The surface area of the propeller also determines how much thrust it can generate. The higher surface area allows more air to be moved, thereby generating more thrust. This also comes at the cost of more power draw from the motor.

The length of your quadcopter frame determines the maximum size of propeller that you can use. This can easily be determined by taking the smallest of the length or width of your drone frame, and dividing by 2. Then you need to make this slightly smaller to provide rotation clearance between adjacent propellers.

For a square frame configuration (see Figure 3), the maximum propeller size is X/2.
For a rectangular frame configuration (see Figure 4), you take the smallest of the length or width dimension, in this case it is obviously Y, and divide by two, that is Y/2.

Fig 3. Frame and Prop Size

Fig 4. Minimum Frame and Prop Size

Overlapping the propellers is not recommended since the downward airflow of one quadcopter propeller will reduce the thrust efficiency of the propeller below. There is also a bit of side to side airflow due to tip vortices, so you want to allow for some spacing between the propellers to avoid this effect.

Number of Blades

Two bladed propellers are more efficient at producing thrust as opposed to three or four bladed propellers (see Figure 5) so long as the tips do not reach supersonic speeds. For the purposes of quadcopter propellers, this is not a problem.

Fig 5. Number of Propellers

Adding blades increases the amount of thrust that is generated, but at the cost of efficiency.

You will see many drones that have 5-inch triple blade propellers. The aerodynamic environment of drones negates the inefficiencies of tri-blades in the 5-inch size. Tri blades also have a higher torque generation which makes the yaw axis of the quadcopter much more responsive.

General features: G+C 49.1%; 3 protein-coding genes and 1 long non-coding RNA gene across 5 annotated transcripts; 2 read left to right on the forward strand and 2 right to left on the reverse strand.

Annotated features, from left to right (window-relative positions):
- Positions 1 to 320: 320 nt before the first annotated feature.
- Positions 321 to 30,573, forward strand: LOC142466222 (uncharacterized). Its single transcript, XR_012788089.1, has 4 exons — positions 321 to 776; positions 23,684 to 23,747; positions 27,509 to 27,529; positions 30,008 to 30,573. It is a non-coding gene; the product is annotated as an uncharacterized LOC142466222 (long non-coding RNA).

There are 4, 5, and even 6 blade designs, but these have diminishing returns due to inefficiency.

Propeller Material

Propellers are usually made from a plastic compound, though carbon fiber propellers are also available. The type of material used to make the quadcopter propeller affect its stiffness and durability.

Most hobby drone pilots are using durable plastic propellers that are slightly flexible and bend when your drone crashes. This allows them to last much longer, and save you money in the long run. These propellers have a disadvantage of causing vibration as they rotate, which can affect the flight performance of your drone.

Carbon fiber propellers have a number of advantages, and disadvantages. They produce less vibration due to their stiffness, and sound quieter when flying. They are much lighter, and are stronger than plastic propellers. However, they are expensive, and the inflexibility means the motor bearings will take the brunt of the impact force on crashes.

Propeller Weight

For better flight performance, you want to go with lighter propellers as opposed to heavier ones. Lighter props have less moment of inertia, which means the motor needs to apply less torque to generate the same RPM. This also results in faster RPM changes which leads to better drone flight response.
The weight distribution greatly affects the amount of vibration that the propeller will generate. A perfectly balanced prop will produce next to no vibration, while an unbalanced prop will affect the flight performance, and will sound terrible.

Bull-Nose Propellers

The more surface area that a propeller has, the more air it can push thereby creating more thrust. The downside is higher current draw, increased drag, and reduced power efficiency. Bull nose propellers are more commonly being used on modern quadcopters (see Figure 6).

Fig 6. Bull Nose Propeller

Bull-nose quadcopter propellers have a greater surface area, and create more thrust. Tapered propellers create less tip vortices, but sacrifices thrust as the propeller gets thinner. These are better suited for slow moving quadcopters where stability is more important for applications such as aerial photography.